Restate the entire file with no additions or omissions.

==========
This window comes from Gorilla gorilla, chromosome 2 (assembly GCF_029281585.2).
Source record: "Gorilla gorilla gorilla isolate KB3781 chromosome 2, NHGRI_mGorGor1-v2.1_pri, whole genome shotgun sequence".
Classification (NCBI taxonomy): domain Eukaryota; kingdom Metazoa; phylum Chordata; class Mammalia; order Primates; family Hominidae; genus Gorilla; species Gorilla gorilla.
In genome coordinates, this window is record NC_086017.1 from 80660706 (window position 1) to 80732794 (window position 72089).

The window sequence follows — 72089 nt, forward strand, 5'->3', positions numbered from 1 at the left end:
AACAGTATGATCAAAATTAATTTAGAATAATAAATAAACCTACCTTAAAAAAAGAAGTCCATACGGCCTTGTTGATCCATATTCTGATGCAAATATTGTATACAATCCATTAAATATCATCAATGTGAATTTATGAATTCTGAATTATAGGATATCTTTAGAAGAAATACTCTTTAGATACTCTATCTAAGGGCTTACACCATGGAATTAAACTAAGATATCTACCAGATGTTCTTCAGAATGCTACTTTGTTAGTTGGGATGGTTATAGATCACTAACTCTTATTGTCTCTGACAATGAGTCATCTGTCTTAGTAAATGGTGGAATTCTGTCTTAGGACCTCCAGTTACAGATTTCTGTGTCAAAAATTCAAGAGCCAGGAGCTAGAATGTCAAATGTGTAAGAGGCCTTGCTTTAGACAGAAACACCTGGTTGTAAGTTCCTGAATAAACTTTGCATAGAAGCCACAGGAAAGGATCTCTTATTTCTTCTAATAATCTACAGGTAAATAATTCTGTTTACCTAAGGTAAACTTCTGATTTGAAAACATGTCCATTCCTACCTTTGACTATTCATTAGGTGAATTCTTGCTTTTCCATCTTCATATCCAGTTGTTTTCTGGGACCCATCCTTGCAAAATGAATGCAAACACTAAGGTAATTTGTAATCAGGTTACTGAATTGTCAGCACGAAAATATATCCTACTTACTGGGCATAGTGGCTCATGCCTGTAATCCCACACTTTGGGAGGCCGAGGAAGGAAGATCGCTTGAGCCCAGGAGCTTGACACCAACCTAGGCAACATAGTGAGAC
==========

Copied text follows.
This window comes from Gorilla gorilla, chromosome 2 (assembly GCF_029281585.2).
Source record: "Gorilla gorilla gorilla isolate KB3781 chromosome 2, NHGRI_mGorGor1-v2.1_pri, whole genome shotgun sequence".
Classification (NCBI taxonomy): domain Eukaryota; kingdom Metazoa; phylum Chordata; class Mammalia; order Primates; family Hominidae; genus Gorilla; species Gorilla gorilla.
In genome coordinates, this window is record NC_086017.1 from 80660706 (window position 1) to 80732794 (window position 72089).

The window sequence follows — 72089 nt, forward strand, 5'->3', positions numbered from 1 at the left end:
AACAGTATGATCAAAATTAATTTAGAATAATAAATAAACCTACCTTAAAAAAAGAAGTCCATACGGCCTTGTTGATCCATATTCTGATGCAAATATTGTATACAATCCATTAAATATCATCAATGTGAATTTATGAATTCTGAATTATAGGATATCTTTAGAAGAAATACTCTTTAGATACTCTATCTAAGGGCTTACACCATGGAATTAAACTAAGATATCTACCAGATGTTCTTCAGAATGCTACTTTGTTAGTTGGGATGGTTATAGATCACTAACTCTTATTGTCTCTGACAATGAGTCATCTGTCTTAGTAAATGGTGGAATTCTGTCTTAGGACCTCCAGTTACAGATTTCTGTGTCAAAAATTCAAGAGCCAGGAGCTAGAATGTCAAATGTGTAAGAGGCCTTGCTTTAGACAGAAACACCTGGTTGTAAGTTCCTGAATAAACTTTGCATAGAAGCCACAGGAAAGGATCTCTTATTTCTTCTAATAATCTACAGGTAAATAATTCTGTTTACCTAAGGTAAACTTCTGATTTGAAAACATGTCCATTCCTACCTTTGACTATTCATTAGGTGAATTCTTGCTTTTCCATCTTCATATCCAGTTGTTTTCTGGGACCCATCCTTGCAAAATGAATGCAAACACTAAGGTAATTTGTAATCAGGTTACTGAATTGTCAGCACGAAAATATATCCTACTTACTGGGCATAGTGGCTCATGCCTGTAATCCCACACTTTGGGAGGCCGAGGAAGGAAGATCGCTTGAGCCCAGGAGCTTGACACCAACCTAGGCAACATAGTGAGAC